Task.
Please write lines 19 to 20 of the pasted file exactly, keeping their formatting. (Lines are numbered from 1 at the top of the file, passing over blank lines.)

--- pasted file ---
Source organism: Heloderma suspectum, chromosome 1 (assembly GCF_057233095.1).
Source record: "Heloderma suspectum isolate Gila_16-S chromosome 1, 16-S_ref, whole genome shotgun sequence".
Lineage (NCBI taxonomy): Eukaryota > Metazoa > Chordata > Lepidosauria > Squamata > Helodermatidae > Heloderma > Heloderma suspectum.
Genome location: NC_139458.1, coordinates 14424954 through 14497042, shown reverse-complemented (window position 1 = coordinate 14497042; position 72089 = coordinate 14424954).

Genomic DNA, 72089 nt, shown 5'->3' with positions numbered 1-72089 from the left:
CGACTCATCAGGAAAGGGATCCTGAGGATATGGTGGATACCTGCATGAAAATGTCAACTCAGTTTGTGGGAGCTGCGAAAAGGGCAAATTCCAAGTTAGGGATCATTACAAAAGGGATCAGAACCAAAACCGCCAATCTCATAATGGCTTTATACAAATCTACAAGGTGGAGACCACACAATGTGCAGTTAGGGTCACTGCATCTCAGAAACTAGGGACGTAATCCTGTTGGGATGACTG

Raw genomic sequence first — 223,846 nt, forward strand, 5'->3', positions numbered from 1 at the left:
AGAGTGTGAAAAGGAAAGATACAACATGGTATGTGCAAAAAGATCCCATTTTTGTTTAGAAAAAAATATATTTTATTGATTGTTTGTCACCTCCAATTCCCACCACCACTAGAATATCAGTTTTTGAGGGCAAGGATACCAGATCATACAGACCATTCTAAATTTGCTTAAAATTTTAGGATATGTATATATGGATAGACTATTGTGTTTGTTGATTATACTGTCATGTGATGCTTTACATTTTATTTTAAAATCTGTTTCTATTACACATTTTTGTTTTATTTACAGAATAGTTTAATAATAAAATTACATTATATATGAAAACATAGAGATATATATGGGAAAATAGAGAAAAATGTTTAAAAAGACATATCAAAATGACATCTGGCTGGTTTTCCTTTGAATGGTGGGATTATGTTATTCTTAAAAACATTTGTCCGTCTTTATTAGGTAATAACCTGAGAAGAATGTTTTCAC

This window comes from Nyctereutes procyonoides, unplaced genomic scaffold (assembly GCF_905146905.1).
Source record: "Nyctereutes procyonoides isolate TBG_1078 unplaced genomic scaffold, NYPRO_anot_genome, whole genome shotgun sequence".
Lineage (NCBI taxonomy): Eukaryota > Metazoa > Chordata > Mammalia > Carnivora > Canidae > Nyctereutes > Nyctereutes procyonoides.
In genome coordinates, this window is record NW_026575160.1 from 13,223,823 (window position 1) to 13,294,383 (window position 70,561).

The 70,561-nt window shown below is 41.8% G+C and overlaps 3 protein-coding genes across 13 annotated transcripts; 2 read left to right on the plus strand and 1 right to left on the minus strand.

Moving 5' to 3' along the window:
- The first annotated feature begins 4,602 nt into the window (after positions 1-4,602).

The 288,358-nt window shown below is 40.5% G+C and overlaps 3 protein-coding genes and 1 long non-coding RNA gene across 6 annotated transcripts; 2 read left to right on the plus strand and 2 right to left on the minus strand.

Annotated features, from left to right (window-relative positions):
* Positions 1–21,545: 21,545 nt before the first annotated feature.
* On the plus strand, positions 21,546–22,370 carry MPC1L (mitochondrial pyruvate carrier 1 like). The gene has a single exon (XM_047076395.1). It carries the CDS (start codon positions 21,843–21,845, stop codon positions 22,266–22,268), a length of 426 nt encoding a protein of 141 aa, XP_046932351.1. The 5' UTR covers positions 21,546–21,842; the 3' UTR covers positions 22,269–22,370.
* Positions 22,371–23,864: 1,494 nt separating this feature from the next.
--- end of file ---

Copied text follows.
* On the plus strand, positions 21,546–22,370 carry MPC1L (mitochondrial pyruvate carrier 1 like). The gene has a single exon (XM_047076395.1). It carries the CDS (start codon positions 21,843–21,845, stop codon positions 22,266–22,268), a length of 426 nt encoding a protein of 141 aa, XP_046932351.1. The 5' UTR covers positions 21,546–21,842; the 3' UTR covers positions 22,269–22,370.
* Positions 22,371–23,864: 1,494 nt separating this feature from the next.